Behind the paper "The Many flavors of photometric redshifts"
The review in Nature Astronomy is here: https://go.nature.com/2HjorCj
It has been a fun, rewarding and a enlightening experience to write the review on photometric redshifts (photo-z, i.e. the technique that allow to estimate the distance of galaxies by using their images observed through a set of filters).
It was a fun experience since three of us know each other already well from various collaborations, and it was fun to have again a project together, and only the three of us, while we usually work in much larger teams. It was more streamlined, dynamic and personal.
Mara was the first one to be contacted by Nature Astronomy to write this review because of the excellent recognition in the community for her work and passion on Active Galactic Nuclei (AGN). About a decade ago, Olivier and Mara were working extensively together on the same project, the “COSMOS survey” (http://cosmos.astro.caltech.edu/), with the goal of measuring photo-z for a million of galaxies and thousands of AGN in the high redshift Universe, using (then) state of the art imaging data from HST, the Subaru and the Canadia-France-Hawaii telescopes. The collaboration was an overwhelming success, enhanced by the pleasure of working in the great spirit of the COSMOS team. Therefore, they were happy to have a new project together, especially on photo-z. However, they are expert on the traditional template-fitting technique, without extensive experience on machine learning.
From the beginning, we (Olivier and Mara) decided that a review on photo-z techniques must include machine learning, a method which becomes more and more important in any astrophysical problem. So, we asked Ben, expert in machine learning, to join our review team. We all know each other through our work for the Euclid project, which is the ESA mission that will be launched in 2021, that has the ambitious goal of determining the nature of Dark Energy.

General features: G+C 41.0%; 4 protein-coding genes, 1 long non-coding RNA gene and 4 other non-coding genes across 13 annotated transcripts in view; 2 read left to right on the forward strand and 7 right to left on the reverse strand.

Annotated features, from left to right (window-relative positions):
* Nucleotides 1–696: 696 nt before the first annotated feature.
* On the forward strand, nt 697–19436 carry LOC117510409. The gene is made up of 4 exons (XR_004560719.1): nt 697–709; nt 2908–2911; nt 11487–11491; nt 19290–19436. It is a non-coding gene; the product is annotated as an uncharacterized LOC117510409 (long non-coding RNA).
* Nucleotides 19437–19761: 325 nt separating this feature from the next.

Indeed we are working together exactly on the problem of photo-z for Euclid, but from different angles and with different interests. Of course, during the process of writing the review, we had many fun, and often heated, discussions about which is the better method: “new and hip” machine learning which is often powerful but used as a black-box, or “old school” but physically motivated template-fitting methods. We are still (friendly) debating it!
It was a rewarding experience to write this review because after years in struggling in small technical aspects of our own method, our own piece of code, it was great to see how our efforts are integrated into a larger scientific perspective and to realise how photo-z will continue to be crucial in answering some of the most important questions on galaxy evolution and cosmology. The photo-z method is so rich in term of approaches and scientific objectives that it has been a challenge to fit all what we wanted to say into the allowed number of words and citations required by the journal. Nothing similar exists on the market right now, and we could have easily doubled or tripled the length of the review by including a lot more very important content and citations!.
We also learned a lot from each other by writing this review, because while photo-z is one of the fundamental tools of our each of our research, we typically use them in widely different contexts, with very different techniques, requirements and goals! This review helped us to understand the need of photo-z in each other’s, and others’ fields, and we hope that we were able to distill some of what we have learnt into a useful format for the reader.
Finally, it was interesting because Nature Astronomy is a new journal in our field and it was reassuring to see the high standard of this journal in term of referee, proof-reading and interaction with the editor and the editorial office.
Olivier, Ben, Mara